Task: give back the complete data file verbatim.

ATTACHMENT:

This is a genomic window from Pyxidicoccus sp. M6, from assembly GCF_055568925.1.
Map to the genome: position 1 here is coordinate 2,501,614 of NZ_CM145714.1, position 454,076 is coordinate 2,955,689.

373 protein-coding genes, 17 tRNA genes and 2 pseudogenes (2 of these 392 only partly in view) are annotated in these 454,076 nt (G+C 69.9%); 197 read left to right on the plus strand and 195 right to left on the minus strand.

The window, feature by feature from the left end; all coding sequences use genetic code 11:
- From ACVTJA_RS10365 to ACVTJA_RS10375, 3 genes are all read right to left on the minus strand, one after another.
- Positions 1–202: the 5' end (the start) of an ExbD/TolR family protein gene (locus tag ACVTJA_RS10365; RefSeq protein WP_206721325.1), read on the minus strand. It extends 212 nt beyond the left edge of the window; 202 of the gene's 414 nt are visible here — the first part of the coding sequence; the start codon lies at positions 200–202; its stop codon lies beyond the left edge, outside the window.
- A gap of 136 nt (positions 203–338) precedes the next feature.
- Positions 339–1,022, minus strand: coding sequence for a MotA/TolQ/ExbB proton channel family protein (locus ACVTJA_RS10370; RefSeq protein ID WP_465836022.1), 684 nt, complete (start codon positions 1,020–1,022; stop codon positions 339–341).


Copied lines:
This is a genomic window from Pyxidicoccus sp. M6, from assembly GCF_055568925.1.
Map to the genome: position 1 here is coordinate 2,501,614 of NZ_CM145714.1, position 454,076 is coordinate 2,955,689.

373 protein-coding genes, 17 tRNA genes and 2 pseudogenes (2 of these 392 only partly in view) are annotated in these 454,076 nt (G+C 69.9%); 197 read left to right on the plus strand and 195 right to left on the minus strand.

The window, feature by feature from the left end; all coding sequences use genetic code 11:
- From ACVTJA_RS10365 to ACVTJA_RS10375, 3 genes are all read right to left on the minus strand, one after another.
- Positions 1–202: the 5' end (the start) of an ExbD/TolR family protein gene (locus tag ACVTJA_RS10365; RefSeq protein WP_206721325.1), read on the minus strand. It extends 212 nt beyond the left edge of the window; 202 of the gene's 414 nt are visible here — the first part of the coding sequence; the start codon lies at positions 200–202; its stop codon lies beyond the left edge, outside the window.
- A gap of 136 nt (positions 203–338) precedes the next feature.
- Positions 339–1,022, minus strand: coding sequence for a MotA/TolQ/ExbB proton channel family protein (locus ACVTJA_RS10370; RefSeq protein ID WP_465836022.1), 684 nt, complete (start codon positions 1,020–1,022; stop codon positions 339–341).